The IPs' ability to critically evaluate technological advancements in cleaning, disinfection, and sterilization, and to determine appropriate use in their setting, is an important one. IPs offer assistance to determine if "new and improved" equipment and instruments can be appropriately cleaned, disinfected, and/or sterilized to ensure safe patient care. Knowledge of how to apply the Spaulding Classification system is fundamental when dealing not only with current instrumentation and equipment, but also with new and improved technology in the future.

The identification of adverse events such as infection(s) when they occur above the background rate or when there is an unusual pathogen or adverse event is a fundamental component of an IP's work that demands ongoing vigilance. The key components to outbreak detection and management include the confirmation of an outbreak; notification of key partners about the investigation; conducting a literature review; establishing and refining a case definition and case finding methodology; preparing a line list and epidemic curve; observing and previewing of implicated care activities; sampling of environment and device if indicated; implementing and ongoing review of control measures and performance; and implementing an analytic study if needed.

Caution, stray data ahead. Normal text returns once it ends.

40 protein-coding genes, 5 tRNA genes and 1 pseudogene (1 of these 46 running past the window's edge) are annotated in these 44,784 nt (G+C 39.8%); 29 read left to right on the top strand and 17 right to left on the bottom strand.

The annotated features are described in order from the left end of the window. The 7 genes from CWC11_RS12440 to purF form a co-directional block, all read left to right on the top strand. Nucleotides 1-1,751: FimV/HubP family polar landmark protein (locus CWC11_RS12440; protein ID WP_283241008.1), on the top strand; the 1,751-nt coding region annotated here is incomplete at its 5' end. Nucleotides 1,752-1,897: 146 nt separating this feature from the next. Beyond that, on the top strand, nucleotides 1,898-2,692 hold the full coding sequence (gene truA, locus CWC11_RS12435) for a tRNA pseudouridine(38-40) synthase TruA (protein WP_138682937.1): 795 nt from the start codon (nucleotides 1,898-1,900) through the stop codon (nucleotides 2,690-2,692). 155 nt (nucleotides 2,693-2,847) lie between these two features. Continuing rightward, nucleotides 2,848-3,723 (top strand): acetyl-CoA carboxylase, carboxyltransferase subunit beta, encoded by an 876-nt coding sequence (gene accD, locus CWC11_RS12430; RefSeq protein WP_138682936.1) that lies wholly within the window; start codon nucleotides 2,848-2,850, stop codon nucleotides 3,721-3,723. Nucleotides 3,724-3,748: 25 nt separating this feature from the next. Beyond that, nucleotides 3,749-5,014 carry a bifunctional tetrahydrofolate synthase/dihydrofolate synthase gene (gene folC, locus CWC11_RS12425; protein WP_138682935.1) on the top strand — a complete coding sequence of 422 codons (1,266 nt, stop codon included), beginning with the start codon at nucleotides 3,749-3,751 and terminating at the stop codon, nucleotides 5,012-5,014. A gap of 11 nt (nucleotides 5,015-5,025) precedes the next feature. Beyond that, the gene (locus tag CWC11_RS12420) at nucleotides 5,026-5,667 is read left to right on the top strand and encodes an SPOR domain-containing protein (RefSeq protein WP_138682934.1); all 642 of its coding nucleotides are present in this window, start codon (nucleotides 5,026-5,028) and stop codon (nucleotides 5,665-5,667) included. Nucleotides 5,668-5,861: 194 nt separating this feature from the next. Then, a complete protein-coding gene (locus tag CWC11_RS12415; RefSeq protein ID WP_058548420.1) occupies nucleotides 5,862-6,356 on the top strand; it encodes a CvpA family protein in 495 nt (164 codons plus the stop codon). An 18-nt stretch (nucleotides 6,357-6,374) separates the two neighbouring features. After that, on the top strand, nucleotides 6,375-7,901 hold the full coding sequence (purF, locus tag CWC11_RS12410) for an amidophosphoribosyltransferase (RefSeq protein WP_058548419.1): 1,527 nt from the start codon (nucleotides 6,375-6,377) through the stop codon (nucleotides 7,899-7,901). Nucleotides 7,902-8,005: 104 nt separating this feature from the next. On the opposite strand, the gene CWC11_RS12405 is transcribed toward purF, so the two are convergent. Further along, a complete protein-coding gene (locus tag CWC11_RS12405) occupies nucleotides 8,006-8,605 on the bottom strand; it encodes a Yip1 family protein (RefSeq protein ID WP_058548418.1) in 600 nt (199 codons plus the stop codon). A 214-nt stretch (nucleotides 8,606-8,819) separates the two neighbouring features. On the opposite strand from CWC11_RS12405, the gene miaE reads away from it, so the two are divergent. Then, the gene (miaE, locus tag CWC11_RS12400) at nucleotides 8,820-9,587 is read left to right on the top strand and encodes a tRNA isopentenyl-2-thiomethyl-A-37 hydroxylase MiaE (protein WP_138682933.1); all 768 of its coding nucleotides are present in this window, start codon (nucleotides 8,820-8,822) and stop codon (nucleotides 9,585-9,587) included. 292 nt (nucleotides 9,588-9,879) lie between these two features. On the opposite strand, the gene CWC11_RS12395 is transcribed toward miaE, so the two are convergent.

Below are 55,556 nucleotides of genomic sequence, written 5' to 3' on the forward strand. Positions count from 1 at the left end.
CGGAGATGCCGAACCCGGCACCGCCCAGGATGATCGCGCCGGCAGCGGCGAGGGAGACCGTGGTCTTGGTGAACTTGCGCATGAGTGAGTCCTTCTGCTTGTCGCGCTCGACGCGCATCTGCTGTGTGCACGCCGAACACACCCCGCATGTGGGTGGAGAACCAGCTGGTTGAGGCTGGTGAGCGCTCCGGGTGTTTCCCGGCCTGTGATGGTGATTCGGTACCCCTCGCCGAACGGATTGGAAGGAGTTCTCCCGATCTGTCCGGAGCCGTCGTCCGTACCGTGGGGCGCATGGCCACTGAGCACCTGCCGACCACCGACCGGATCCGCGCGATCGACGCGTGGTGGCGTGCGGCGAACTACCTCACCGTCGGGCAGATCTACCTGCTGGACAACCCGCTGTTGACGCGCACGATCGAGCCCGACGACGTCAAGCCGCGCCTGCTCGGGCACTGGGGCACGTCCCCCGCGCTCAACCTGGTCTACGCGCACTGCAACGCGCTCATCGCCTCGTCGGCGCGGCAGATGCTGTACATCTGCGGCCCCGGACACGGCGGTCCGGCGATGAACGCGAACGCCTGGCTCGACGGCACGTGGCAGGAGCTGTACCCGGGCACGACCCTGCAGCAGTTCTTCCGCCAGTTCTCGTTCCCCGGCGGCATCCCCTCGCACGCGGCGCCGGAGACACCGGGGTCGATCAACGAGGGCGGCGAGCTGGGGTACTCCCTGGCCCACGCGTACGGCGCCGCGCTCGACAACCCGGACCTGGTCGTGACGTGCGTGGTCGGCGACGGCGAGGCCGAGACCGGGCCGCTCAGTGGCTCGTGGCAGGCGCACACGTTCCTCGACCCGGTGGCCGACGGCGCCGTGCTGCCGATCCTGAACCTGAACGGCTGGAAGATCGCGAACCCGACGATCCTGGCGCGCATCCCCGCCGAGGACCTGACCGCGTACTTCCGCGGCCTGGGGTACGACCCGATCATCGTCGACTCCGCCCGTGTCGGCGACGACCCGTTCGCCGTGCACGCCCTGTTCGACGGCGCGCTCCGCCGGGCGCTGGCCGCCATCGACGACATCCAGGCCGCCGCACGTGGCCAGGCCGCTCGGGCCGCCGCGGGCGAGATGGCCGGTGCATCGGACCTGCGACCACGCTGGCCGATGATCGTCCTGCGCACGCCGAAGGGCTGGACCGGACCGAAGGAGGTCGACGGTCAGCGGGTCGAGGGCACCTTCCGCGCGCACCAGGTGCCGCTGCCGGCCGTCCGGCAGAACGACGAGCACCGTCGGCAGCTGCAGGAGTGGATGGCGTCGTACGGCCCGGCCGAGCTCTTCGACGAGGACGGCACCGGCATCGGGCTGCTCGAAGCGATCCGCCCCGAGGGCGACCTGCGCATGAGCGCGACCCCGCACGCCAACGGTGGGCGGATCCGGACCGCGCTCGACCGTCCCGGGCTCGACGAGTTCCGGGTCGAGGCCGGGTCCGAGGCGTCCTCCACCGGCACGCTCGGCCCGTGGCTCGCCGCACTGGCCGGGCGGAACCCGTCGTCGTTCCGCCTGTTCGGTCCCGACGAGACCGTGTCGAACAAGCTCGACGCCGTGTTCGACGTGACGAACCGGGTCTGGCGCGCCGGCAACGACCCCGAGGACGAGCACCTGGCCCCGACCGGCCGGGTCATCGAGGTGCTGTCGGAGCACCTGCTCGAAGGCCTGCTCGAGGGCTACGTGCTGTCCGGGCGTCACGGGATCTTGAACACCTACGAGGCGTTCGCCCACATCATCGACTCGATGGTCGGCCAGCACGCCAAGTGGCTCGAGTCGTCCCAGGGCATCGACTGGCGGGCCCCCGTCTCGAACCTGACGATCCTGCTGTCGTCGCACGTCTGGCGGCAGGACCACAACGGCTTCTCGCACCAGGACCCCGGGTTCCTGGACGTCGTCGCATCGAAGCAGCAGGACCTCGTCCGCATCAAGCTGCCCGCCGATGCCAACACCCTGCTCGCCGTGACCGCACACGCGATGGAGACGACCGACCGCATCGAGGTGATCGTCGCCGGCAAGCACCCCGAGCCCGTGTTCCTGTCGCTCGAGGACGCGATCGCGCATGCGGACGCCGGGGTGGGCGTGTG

The future challenges for IPs will be detecting emerging or novel pathogens through the use of (but not limited to):

  • Application of Diagnostic Testing Data and Techniques; see subdomain under IP Informatics (includes: predictive analytics, data mining, artificial intelligence, and application of big data sources)
  • Natural language processing, which allows for a quick compilation of the data into terms obviously related to a research topic and other relations that may be unexpected. Capitalizing on the uncommon terms could give the researcher the ability to identify flags that may aid in investigation of or prediction of outbreaks.
  • Using data and data feeds to identify risks to the health care continuum from threats related to domestic and international travel

Advances in and application of all of the above aid the IP in the detection, prediction, management, and investigation of outbreaks.

Technological change is taking place at an unprecedented, exponential rate, well beyond the capability of any one individual, group, profession, or society to fully understand or assimilate. In this environment, being receptive to learning new things, cultivating curiosity to want to know more, learning how to learn, and knowing what you know and do not know are important skills. Given the wide scope of IPC work, IPs should play to their natural strengths: interdisciplinary thinking, seeing the big picture, and knowing how to connect the dots across the complex landscape of health care facilities in the continuum of care. IPs may know a lot about a particular technology; however, it is important to monitor the possible IPC impacts of a broad range of current and emerging technologies.